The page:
DESTIN, Fla. — The cost of attendance boost to an athletic scholarship is about to become a reality and some coaches are uncomfortable with the new economic reality of college sports: Athletes will be able to get more at some schools than at others.
In the Southeastern Conference, Tennessee and Auburn will be giving their athletes about $5,500 more on top of a scholarship that pays for tuition, room and board, and books.
On the other end, schools such as Alabama, Texas A&M and Georgia will be giving their athletes about $3,000 less. Those numbers are determined by financial aid offices following federal guidelines, and individual students can petition a school for more money.
“The calculation of it has nothing to do with college athletics,” Auburn athletic director Jay Jacobs said Wednesday at the SEC spring meetings.
Crimson Tide coach Nick Saban said he is concerned the variances create an advantage for some schools and could promote fraud.
“Even in the NFL they have a salary cap,” Saban said this week. “So this is an issue to me that is completely different than anything that we’ve had to deal with. Now, I’m all for the players getting more. I always have been. I’ve always promoted it. I’ve always been for it.
“I just think there are some unforeseen consequences of this that may affect the competitive balance that we’ve always worked very hard to keep relative to college football.”
LSU athletic director Joe Alleva said some standardization in determining cost of attendance would be beneficial.
“There’s certain parts of cost of attendance that are the same at every school,” Alleva said. “So for example: Are you going to give a kid a laptop computer? If you’re going to give him or her a laptop, are you going to do it every year? Are you going to do it every other year? If we can define how many trips home we’re going to give a kid.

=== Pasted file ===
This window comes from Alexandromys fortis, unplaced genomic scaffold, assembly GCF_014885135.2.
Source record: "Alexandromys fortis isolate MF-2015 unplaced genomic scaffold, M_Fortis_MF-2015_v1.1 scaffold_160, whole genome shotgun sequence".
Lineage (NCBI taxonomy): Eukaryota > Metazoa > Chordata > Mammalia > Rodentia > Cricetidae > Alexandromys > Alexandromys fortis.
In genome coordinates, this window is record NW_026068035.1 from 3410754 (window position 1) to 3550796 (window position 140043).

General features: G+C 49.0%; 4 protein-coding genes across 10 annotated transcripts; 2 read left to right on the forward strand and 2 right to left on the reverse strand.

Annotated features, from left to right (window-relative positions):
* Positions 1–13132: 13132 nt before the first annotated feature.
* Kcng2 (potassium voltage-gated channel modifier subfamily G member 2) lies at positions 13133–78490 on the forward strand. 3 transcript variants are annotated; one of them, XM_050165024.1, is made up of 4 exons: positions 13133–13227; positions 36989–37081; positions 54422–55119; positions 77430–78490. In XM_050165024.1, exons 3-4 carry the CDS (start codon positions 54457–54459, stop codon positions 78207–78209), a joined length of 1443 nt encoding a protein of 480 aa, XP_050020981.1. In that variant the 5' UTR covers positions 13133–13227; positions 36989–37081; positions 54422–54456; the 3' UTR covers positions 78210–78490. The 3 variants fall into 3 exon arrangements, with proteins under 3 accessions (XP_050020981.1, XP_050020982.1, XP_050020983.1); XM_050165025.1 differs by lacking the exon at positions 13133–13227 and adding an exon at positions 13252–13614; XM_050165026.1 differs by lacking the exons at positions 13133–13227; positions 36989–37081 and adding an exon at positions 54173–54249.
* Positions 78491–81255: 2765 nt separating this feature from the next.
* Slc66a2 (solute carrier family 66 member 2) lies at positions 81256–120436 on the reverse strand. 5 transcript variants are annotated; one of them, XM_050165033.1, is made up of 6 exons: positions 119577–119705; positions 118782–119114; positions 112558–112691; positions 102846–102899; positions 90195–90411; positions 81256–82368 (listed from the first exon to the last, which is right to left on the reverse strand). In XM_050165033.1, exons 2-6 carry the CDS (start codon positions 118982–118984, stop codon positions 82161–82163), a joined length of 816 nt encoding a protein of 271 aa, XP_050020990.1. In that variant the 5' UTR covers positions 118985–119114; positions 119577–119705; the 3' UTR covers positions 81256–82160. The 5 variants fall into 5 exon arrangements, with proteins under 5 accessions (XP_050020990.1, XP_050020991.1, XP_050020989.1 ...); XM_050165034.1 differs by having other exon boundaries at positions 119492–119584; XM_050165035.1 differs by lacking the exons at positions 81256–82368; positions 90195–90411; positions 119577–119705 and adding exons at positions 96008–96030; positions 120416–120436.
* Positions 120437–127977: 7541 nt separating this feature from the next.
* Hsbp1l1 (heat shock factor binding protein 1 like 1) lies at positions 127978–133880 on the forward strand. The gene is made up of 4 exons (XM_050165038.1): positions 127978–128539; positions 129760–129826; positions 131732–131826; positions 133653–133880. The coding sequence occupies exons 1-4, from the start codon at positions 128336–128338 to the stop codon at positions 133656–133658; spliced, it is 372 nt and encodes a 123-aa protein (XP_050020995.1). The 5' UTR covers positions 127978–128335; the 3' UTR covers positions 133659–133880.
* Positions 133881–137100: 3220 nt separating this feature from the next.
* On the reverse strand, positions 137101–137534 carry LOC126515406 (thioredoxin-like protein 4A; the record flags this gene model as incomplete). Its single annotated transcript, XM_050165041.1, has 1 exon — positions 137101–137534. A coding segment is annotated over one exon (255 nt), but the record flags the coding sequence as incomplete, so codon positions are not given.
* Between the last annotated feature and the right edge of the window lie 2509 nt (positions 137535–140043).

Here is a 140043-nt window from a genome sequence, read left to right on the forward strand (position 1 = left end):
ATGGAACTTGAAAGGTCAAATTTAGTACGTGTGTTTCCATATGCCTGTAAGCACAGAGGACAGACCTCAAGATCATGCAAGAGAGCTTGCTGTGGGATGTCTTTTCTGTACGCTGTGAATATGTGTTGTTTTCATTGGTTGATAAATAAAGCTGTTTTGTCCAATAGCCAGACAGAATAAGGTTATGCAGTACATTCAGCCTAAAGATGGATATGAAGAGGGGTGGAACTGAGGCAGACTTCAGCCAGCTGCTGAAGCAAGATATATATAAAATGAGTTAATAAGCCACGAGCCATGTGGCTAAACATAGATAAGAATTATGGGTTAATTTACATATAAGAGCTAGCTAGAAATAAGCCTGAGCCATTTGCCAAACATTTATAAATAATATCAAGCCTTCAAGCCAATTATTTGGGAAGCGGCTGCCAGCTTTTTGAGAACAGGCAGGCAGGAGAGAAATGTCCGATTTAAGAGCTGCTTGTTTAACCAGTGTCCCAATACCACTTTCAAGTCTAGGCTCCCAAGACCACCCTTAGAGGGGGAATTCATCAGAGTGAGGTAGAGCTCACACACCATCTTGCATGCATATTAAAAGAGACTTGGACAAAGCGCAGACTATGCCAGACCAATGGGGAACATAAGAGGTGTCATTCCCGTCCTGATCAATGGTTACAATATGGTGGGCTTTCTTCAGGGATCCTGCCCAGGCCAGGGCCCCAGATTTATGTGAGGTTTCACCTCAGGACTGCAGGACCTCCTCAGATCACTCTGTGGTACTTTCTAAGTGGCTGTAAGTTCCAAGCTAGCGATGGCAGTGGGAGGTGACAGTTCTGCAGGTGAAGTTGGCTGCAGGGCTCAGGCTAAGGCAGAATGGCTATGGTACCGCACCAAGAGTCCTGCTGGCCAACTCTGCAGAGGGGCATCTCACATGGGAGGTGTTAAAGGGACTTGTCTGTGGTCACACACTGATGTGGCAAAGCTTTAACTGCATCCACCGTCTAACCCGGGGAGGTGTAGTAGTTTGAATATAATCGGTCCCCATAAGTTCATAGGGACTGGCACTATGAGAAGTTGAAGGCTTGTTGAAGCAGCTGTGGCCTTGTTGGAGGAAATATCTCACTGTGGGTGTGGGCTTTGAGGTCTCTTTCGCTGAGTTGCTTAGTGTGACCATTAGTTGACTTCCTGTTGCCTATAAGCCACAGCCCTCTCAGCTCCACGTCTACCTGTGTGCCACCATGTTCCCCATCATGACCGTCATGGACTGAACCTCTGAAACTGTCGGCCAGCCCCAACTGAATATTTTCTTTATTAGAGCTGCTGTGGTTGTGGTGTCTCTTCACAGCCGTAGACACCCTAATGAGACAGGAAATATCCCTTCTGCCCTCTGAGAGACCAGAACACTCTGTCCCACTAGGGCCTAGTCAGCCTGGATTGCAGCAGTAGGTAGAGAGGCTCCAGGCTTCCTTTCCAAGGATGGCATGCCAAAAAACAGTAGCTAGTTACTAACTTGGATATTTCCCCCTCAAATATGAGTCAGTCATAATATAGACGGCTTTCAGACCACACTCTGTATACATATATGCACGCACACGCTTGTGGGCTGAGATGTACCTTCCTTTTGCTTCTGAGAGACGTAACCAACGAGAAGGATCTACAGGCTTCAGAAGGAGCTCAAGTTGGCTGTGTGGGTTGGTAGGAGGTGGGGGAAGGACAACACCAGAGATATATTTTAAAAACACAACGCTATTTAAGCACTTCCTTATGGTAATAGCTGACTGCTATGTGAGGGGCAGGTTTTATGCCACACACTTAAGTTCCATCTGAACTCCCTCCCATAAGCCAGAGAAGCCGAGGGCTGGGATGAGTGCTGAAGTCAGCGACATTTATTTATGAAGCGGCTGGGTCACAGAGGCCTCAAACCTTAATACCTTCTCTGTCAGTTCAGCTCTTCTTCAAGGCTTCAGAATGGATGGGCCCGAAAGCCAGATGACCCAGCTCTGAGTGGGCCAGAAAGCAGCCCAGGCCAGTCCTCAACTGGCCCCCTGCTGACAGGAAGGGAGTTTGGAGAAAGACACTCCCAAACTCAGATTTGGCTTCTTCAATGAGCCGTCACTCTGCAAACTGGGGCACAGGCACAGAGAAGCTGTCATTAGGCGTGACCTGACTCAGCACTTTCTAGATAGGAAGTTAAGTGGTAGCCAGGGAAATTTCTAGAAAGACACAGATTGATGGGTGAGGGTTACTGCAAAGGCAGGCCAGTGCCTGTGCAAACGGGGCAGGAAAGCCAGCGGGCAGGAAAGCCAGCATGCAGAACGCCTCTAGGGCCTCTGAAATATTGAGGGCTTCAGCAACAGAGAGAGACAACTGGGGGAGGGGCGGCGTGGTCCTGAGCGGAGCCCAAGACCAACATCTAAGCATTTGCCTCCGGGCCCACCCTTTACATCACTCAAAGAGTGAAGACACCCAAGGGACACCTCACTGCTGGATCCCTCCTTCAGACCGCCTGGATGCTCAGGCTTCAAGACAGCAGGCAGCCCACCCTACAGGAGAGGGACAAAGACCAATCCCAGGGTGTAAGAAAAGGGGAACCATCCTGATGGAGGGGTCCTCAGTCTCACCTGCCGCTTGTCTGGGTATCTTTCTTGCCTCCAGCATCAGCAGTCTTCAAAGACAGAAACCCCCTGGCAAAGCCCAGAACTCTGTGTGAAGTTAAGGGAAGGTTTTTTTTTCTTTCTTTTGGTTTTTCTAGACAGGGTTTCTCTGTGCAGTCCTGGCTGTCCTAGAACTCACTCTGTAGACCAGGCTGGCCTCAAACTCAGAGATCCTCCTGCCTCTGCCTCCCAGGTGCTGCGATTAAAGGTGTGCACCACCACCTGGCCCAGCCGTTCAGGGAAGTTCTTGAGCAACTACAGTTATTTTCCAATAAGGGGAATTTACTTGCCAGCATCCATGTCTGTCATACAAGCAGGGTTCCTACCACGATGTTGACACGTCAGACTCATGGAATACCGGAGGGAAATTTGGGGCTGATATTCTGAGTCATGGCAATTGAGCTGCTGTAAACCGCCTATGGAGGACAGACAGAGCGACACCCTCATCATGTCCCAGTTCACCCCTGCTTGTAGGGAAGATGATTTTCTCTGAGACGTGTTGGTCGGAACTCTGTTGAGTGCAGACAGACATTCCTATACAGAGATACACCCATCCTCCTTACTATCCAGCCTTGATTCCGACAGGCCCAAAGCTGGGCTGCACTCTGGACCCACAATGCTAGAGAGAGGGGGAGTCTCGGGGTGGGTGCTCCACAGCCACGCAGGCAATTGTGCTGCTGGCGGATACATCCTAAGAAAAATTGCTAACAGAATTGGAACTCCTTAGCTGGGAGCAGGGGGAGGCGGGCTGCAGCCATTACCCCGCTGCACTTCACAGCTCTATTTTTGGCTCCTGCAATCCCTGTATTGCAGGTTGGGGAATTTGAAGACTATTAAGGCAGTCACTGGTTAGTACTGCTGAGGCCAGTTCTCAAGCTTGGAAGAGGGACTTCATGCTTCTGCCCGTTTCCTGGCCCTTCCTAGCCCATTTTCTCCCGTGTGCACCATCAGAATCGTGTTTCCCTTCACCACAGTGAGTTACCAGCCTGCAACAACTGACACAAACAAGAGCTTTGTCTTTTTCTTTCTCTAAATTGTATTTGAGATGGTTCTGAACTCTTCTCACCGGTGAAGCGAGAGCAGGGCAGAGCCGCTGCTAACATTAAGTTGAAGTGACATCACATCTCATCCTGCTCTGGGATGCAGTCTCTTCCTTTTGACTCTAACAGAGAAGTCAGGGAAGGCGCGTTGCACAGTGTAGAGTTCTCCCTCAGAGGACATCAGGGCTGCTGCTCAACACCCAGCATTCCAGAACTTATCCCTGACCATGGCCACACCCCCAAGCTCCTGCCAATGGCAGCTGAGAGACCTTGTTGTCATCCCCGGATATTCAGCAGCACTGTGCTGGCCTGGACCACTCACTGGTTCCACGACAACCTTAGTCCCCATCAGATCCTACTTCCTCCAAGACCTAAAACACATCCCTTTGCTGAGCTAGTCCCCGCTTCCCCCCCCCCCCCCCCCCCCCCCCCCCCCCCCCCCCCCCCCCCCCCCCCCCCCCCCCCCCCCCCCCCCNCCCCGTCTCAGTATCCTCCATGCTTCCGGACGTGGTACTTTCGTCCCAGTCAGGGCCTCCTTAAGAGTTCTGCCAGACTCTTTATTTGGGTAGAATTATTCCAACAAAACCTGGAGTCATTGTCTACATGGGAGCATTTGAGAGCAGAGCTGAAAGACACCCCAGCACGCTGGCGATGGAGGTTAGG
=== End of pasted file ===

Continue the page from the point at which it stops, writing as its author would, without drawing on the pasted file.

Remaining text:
“I think the more we can narrow it down the better.”
Narrowing it down — or trying to cap the cost of attendance — could be problematic, though.
“I think that’s what has to be discussed before we decide to layer on certain guidelines or policies,” Mississippi athletic director Ross Bjork said. “I think we have to be careful in today’s world that we’re not setting ourselves up for the next round of legal issues.”
The cost of attendance stipend at Ole Miss will be $4,500, fourth-most in the SEC according to the Chronicle of Higher Education.
At Mississippi State, the cost of attendance bump will be $5,126.
Mississippi State athletic director Scott Stricklin does not see the stipend as being any more of an advantage in recruiting for the Bulldogs as newer facilities, bigger stadiums and larger support staffs would be for rivals such as Alabama or LSU.
“All of our campuses have differences,” Stricklin said. “Different strengths. Different challenges. We offer different experiences for prospective students, and student-athletes. We’re going to use all those in recruiting to stand out. This is just another part of it, I think.
“It’s a new concept and there are a lot of things that we do that we try to level the playing field on. This just happens to be one that I don’t think the circumstances around that allow that to happen.”
When cost of attendance rules were adopted by the Power Five conferences earlier this year, the SEC proposed an NCAA rule that would have required schools to report when and why a student-athlete was given a cost-of-attendance stipend above the predetermined school average.
The SEC will continue to push for a national transparency rule, but the idea of altering the way it is calculated or capping does not seem to be realistic.
“We are constrained by the law,” SEC Commissioner Mike Slive said.
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